In today's marketing world, a YouTube star or an Instagram model can have more influence and engagement than some of the largest brands in the world.
While social media marketing has been prevalent for the last several years, too many brands still think they can apply old marketing methods to this new medium. Whereas traditional marketing relied on one-to-many forms of communication — think introducing a new product in a TV commercial — today’s marketing, dominated by social media, involves more one-to-one communication.
At the same time, today’s tools make it possible to exponentially grow from one-to-one to a mass audience, as each person you connect with can then easily spread the word to their own networks, and those networks then have ties to other networks of their own, and so on and so forth. Getting there, however, requires a more personal, human approach.
Think about it: In today’s marketing world, a YouTube star or an Instagram model can have more influence and engagement than some of the largest brands in the world who blast out promotional content yet gain relatively little traction. The reason why is that social media users crave human connection and actual social behavior with two-way communication, rather than brands just pushing out their own narrative and not bringing consumers into the conversation.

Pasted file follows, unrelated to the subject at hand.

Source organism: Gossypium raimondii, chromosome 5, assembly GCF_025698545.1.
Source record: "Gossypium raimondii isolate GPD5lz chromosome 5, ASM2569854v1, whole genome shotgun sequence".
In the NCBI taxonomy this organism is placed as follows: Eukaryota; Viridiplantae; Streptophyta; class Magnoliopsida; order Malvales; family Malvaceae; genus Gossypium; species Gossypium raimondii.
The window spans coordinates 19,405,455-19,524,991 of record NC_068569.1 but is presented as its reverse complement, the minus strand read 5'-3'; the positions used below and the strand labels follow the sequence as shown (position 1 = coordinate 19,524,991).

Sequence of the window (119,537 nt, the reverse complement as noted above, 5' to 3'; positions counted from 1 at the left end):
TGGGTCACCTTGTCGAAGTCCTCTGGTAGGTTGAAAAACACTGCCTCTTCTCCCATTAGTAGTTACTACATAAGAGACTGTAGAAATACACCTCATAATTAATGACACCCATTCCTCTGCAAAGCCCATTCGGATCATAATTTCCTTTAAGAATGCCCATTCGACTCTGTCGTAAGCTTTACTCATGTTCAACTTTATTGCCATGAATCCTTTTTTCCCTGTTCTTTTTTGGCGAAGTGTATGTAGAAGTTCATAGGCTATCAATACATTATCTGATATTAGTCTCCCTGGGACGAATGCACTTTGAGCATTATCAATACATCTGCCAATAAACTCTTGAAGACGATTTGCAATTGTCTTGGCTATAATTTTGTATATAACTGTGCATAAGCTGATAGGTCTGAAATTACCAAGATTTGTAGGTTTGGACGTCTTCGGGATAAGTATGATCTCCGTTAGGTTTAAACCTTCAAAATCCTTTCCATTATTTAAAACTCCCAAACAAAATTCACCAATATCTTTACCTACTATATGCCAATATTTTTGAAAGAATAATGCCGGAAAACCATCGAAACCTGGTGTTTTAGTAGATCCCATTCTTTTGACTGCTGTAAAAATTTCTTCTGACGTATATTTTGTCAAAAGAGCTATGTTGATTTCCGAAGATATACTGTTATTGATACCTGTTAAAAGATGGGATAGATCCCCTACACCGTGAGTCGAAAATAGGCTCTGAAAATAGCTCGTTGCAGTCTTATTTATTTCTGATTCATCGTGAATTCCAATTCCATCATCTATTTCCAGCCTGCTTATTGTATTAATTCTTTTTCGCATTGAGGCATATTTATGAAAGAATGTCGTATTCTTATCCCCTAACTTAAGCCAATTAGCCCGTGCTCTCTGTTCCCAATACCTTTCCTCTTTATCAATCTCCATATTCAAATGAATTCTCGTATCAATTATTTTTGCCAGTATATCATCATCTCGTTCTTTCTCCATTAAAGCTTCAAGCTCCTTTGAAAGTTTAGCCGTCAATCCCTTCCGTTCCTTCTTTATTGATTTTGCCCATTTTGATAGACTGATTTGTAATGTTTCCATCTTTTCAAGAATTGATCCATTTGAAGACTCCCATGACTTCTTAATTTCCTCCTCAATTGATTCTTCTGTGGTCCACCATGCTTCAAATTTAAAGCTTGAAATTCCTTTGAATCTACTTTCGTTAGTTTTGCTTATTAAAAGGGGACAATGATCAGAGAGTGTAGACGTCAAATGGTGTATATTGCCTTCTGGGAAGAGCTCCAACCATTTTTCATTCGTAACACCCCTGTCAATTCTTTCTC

But marketers don’t have to worry about traditional marketing dying, because anyone can make this shift to humanize their brand and thrive in this new era. Doing so includes a few basic steps such as:
These are just a few of the many ways you can succeed in this current marketing climate, and on November 20, at 12:00 PM ET, I’ll behosting a 60-minute virtual workshop on Entrepreneur that dives deeper into this topic. The workshop will include actionable insights in areas such as:
You’ll also have the chance to ask me questions directly about how to adapt to this new era of marketing and how to take your brand to the next level. Save your spot now, complimentary with an Entrepreneur Insider subscription or available for a one-time fee of $19.